Dr. Ryan Rainer went on his first medical mission trip to Venezuela during his first year in medical school. The rest of the group was comprised of Samford nursing students.
“I believed that international missions was part of what God had called me to do, but this trip cemented that and drove me to go on six separate trips to Venezuela,” Rainer said recently.
After completing medical school and residency at the University of Alabama at Birmingham, his life focused on his new medical practice and his young family. “Mission trips were put on the back burner,” he said.
But during the past two years, Rainer has returned to missions as part of the Samford Department of Kinesiology January Term trips to the Dominican Republic. Staffed by students and volunteer physicians, the Samford group provides free medical care to patients who might not otherwise see a doctor.
The team moves from village to village for seven days, operating out of a mobile medical clinic to treat patients. It treats minor emergencies and conditions from surface wounds to infections. Kinesiology chair Alan Jung coordinates the efforts.
Rainer, of Cedar Bluff, Alabama, is a 1995 graduate of Samford’s Department of Kinesiology and a practicing physician in family medicine. He has been involved in Samford’s sports medicine advisory council for several years.
“It was in one of those meetings that Dr. Jung awakened that desire in me to go on a medical mission trip,” said Rainer. “The point of the trip is to give some medical care and love to people who are unloved and hurting,” said Rainer, and to give students “an opportunity to learn more about medicine in a raw and unhindered setting.”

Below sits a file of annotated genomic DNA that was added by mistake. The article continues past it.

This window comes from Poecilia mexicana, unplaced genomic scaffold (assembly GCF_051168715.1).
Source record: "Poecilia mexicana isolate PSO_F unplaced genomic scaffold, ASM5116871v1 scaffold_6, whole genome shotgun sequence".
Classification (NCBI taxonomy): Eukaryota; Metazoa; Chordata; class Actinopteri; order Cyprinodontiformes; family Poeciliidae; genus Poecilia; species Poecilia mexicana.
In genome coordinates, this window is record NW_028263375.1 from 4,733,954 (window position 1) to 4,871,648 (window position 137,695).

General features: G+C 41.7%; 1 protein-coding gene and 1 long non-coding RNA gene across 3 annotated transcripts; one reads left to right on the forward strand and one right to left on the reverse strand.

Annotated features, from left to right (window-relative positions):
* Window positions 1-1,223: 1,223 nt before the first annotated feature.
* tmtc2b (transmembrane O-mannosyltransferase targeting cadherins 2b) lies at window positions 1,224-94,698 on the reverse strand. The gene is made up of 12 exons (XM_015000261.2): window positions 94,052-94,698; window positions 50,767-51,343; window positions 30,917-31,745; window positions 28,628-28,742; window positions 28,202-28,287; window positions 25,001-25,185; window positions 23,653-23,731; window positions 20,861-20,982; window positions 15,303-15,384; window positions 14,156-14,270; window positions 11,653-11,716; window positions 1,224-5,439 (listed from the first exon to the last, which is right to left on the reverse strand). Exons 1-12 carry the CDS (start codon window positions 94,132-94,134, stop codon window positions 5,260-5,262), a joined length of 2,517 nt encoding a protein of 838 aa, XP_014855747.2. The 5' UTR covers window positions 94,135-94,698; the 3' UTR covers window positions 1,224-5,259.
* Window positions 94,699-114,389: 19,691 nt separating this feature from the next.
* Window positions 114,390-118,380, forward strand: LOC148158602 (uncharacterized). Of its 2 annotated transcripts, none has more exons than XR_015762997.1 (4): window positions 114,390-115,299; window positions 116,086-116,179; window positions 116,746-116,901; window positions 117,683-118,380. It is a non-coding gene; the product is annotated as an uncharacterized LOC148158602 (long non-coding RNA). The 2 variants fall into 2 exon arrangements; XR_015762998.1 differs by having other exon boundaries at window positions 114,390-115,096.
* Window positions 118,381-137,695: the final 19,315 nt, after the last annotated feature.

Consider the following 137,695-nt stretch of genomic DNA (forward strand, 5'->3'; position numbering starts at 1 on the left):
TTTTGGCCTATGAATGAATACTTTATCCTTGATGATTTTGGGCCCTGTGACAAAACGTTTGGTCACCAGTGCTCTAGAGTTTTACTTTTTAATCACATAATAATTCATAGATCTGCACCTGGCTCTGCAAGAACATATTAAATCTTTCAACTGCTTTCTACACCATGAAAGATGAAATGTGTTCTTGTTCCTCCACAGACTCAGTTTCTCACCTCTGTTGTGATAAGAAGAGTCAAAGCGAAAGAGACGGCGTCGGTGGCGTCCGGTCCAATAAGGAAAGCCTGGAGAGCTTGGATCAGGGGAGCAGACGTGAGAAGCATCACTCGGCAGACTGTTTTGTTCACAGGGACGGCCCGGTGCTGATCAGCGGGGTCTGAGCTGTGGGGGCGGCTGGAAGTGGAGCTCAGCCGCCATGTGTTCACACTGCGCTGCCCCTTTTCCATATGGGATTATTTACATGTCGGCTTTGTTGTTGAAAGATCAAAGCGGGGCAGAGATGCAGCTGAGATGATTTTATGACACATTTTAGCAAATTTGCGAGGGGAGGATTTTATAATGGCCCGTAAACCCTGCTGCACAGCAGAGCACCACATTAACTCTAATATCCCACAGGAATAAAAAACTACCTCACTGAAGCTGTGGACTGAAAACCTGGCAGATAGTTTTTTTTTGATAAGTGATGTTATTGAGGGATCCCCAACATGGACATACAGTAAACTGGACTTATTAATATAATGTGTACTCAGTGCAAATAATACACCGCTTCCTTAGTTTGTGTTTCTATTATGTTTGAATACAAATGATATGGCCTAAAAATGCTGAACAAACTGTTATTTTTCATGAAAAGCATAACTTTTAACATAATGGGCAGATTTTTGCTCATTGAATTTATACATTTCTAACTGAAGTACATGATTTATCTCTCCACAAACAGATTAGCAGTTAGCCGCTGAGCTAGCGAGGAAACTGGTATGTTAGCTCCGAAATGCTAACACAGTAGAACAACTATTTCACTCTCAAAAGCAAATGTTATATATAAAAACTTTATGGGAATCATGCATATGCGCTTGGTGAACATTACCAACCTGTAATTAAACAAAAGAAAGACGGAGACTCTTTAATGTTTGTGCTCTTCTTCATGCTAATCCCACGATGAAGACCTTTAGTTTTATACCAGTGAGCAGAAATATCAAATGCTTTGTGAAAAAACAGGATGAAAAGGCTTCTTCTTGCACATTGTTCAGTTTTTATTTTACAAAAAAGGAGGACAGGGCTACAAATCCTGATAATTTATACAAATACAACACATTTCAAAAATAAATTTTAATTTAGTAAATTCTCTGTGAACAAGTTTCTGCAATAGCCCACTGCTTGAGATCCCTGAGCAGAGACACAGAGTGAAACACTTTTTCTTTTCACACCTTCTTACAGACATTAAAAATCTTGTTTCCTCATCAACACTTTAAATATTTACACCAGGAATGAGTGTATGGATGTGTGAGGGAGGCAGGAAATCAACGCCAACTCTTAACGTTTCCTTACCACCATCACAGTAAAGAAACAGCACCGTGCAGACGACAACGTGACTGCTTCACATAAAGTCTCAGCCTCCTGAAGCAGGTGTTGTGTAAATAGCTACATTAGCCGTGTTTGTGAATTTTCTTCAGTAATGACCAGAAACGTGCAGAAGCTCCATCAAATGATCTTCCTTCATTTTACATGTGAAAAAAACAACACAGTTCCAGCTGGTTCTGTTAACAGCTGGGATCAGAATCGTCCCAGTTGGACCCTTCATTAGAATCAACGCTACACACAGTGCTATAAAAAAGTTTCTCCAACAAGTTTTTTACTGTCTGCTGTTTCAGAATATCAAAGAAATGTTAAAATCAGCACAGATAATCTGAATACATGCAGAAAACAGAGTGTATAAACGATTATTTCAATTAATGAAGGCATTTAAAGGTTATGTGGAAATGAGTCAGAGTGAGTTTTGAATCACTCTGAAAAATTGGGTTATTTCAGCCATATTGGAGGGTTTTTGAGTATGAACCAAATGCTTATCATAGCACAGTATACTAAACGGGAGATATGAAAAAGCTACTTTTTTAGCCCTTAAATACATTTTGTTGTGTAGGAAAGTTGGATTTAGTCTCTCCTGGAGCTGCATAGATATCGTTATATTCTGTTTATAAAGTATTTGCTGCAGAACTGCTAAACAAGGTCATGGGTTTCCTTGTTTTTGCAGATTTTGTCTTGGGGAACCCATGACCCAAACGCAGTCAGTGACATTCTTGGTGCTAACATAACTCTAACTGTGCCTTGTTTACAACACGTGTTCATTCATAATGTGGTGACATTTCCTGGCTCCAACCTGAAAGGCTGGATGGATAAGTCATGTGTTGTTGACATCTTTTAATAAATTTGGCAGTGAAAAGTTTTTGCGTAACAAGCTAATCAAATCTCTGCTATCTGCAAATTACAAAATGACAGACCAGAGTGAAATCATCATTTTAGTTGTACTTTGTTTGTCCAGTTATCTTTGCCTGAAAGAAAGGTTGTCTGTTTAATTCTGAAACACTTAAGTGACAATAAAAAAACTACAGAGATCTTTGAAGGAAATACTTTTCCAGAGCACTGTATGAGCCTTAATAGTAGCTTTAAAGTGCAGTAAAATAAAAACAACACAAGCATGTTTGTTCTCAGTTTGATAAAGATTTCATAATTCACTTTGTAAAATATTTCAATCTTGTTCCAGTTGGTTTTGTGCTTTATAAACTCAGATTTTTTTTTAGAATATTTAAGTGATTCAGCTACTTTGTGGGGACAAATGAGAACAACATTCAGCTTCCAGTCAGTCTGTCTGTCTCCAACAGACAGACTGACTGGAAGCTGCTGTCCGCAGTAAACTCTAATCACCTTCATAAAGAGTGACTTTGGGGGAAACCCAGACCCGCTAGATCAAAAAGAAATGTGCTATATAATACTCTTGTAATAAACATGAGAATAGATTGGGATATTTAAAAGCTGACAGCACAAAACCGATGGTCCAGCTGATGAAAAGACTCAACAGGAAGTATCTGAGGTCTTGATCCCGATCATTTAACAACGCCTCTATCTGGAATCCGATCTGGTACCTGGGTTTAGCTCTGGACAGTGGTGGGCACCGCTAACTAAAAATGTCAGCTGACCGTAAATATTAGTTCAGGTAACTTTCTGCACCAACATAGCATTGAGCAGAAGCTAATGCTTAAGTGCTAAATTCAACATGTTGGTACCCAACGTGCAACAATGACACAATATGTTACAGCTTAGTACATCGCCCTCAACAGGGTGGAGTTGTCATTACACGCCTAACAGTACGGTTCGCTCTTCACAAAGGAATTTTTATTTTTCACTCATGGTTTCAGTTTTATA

Jung said Rainer is “the fulfillment of the original vision for this trip: that an alum of our department would come back as a medical professional to mentor our students while serving in the mission field.” Dr. Rainer is a wonderful role model for our students and he exemplifies what I would like our students to become as professionals and as people.
Rainer said the mission trips also awakened in him an interest in teaching college students. He recently joined the Department of Kinesiology as an adjunct professor. “
“The students of Samford have been a real blessing to me, with their eagerness to learn and their cooperative, servant spirit,” he said.
Jung said several of the physicians who travel to the Dominican Republic are parents of Samford students, including Dr. Keith Montgomery, father of Megan Montgomery, Dr. Chuck Anderson, father of Claire Anderson, and Dr. Frank Roberts, father of Callie Roberts.
“The doctors who travel with us are amazing people,” he said. “They are all great role models. They show our students what it means to have a servant heart.”
Executive Director of External Relations,College of Health Scienceskstripli@samford.edu